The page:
By Jim Schutze
By Rachel Watts
By Lauren Drewes Daniels
By Anna Merlan
By Lee Escobedo
By Alice Laussade
By Scott Reitz
There are those bands that sell silk-screened T-shirts and copies of their latest CDs at shows, about which you can learn more by following them on Twitter or visiting their ReverbNation page.
Conversely, there are those that give away cologne and perfume samples or free tape collages recorded on recycled cassettes, purchased at thrift stores, that sometimes don't work.
Denton's Vulgar Fashion is the latter.
Whether they're wearing football uniforms or using an old TV as a noise generator or testing the limits of a PA system, it is clear that the duo is doing something original, interesting and perverted.
"We write a lot of romantic, melodic death pop, but we add a lot of crotch to it," says band member Andrew Michael. "A lot of our songs are metal songs done on synthesizers and drum machines."
Their dark synth-pop sound is filtered through their noise and metal influences, resulting in what he calls "emotional adult-contemporary puke."
The band doesn't play out very often—and even less often now that they're working on recording a 12-inch album with no particular release date to speak of.
"We're recording songs we've been writing for the past three and a half years," Michael says. "It's about five songs with a lot of collage and noise segues."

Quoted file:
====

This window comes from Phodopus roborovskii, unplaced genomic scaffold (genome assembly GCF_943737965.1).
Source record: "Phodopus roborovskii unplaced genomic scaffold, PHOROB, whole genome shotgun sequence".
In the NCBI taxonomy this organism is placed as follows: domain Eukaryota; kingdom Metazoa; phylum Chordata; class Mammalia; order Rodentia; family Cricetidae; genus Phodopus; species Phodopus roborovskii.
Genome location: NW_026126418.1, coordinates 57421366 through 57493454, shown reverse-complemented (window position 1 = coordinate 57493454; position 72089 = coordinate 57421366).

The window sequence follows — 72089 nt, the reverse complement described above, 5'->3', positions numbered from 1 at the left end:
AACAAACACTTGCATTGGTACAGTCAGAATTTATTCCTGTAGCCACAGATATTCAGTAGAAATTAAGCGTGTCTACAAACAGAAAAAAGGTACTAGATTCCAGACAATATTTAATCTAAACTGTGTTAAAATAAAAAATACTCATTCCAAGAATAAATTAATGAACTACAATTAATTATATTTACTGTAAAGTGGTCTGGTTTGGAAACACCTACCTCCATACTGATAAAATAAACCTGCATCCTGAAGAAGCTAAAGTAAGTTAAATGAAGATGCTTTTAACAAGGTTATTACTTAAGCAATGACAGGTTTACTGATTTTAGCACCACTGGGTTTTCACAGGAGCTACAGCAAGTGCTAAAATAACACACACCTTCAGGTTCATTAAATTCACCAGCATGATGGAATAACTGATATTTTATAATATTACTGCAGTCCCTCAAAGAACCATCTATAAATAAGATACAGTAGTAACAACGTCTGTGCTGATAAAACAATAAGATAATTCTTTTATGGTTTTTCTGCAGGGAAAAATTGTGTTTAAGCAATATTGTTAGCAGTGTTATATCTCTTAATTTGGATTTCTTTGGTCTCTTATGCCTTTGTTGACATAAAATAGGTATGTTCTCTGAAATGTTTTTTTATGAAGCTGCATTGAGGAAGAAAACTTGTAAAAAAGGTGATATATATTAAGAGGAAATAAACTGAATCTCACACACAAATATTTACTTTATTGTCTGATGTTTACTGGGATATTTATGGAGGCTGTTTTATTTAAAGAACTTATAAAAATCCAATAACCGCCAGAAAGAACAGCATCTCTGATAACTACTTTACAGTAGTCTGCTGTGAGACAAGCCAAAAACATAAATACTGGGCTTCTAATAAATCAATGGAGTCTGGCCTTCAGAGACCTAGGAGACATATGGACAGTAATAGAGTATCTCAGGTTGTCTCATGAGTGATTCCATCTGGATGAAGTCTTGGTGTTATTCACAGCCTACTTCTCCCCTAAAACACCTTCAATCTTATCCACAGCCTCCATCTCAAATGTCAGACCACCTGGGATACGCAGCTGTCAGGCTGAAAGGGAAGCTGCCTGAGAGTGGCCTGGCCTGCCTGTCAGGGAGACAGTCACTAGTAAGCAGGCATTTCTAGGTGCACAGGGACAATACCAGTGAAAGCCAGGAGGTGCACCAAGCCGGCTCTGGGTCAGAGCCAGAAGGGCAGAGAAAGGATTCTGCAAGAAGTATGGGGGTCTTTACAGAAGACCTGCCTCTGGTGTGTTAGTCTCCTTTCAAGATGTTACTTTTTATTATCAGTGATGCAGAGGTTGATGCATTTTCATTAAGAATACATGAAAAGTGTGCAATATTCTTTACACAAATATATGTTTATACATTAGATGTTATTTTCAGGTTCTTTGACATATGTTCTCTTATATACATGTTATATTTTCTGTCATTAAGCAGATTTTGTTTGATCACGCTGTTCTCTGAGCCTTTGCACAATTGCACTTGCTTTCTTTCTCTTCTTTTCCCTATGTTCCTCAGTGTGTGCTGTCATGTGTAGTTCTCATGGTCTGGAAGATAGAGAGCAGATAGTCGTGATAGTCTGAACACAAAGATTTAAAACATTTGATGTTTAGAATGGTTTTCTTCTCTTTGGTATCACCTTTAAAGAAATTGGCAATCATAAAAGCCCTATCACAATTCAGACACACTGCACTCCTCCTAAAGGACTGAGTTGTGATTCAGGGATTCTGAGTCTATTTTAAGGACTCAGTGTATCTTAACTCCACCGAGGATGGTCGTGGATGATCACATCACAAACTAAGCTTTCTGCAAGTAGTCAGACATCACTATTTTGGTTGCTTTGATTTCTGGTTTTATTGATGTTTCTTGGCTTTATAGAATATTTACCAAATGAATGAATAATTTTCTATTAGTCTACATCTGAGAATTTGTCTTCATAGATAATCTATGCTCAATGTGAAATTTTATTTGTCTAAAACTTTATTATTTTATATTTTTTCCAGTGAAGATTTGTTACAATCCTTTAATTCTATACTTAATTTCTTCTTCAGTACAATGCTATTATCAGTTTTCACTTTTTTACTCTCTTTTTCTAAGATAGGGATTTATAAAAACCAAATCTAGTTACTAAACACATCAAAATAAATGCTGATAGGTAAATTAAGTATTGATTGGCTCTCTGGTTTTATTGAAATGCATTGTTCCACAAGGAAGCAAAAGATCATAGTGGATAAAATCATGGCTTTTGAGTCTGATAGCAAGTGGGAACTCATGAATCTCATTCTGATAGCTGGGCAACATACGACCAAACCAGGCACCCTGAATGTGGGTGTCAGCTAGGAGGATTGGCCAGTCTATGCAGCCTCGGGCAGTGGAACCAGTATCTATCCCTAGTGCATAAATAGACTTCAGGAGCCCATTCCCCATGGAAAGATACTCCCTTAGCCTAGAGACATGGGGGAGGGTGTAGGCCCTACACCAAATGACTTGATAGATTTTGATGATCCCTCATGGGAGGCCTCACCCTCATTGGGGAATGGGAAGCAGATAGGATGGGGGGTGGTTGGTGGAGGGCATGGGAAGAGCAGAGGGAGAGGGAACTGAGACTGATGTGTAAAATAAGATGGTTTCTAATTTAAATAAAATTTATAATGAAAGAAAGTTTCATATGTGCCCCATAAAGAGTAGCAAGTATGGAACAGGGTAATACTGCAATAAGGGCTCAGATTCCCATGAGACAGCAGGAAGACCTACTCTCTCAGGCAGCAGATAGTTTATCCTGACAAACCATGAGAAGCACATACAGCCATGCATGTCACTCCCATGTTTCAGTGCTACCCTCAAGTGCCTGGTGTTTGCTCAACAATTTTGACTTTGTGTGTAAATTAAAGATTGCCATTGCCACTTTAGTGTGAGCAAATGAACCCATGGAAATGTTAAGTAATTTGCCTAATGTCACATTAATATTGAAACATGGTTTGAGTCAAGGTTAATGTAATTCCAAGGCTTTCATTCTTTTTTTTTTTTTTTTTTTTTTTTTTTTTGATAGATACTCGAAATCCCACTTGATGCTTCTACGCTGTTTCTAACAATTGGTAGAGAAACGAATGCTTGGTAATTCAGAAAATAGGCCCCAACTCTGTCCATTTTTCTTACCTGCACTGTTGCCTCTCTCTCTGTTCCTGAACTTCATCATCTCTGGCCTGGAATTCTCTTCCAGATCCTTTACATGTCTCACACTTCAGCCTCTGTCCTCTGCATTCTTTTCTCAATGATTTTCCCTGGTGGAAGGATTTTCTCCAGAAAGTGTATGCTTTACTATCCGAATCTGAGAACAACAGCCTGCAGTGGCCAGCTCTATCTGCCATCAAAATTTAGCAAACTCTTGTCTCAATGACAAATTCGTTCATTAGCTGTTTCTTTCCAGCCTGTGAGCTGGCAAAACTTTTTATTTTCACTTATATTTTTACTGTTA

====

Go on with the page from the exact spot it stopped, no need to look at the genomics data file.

His experience in playing in Rival Gang with bandmate Julie McKendrick is what led to the formation of Vulgar Fashion in the first place. Beginning as "a vehicle to write these gay, romantic songs," the band eventually became a side project between the two.
"I played him some stuff that I wrote when I was younger that he related to and he played me things he wrote when he was younger, too, and it was familiar to me," McKendrick says.
After experimenting with their sound as a duo, they both decided to start writing music together.
"It was everything we both wanted in a band," McKendrick adds. "It was perfect."
The two seem to be in perfect agreement—not only in the sound but in the aesthetic the band achieves, as artwork and nontraditional media are very important to the band's identity.
"Whenever we don't dress up, we're in costume," Michael says. "People are still wearing blue jeans and T-shirts and stuff, and they're restricting themselves by wearing Old Navy. We're looking forward to the day when you can go into Kroger and people are dressed up like clowns and have skeleton faces."
Making an exception to their live-show hiatus, the band will play alongside 12 other acts at WeShotJR's final show Saturday at Rubber Gloves Rehearsal Studios.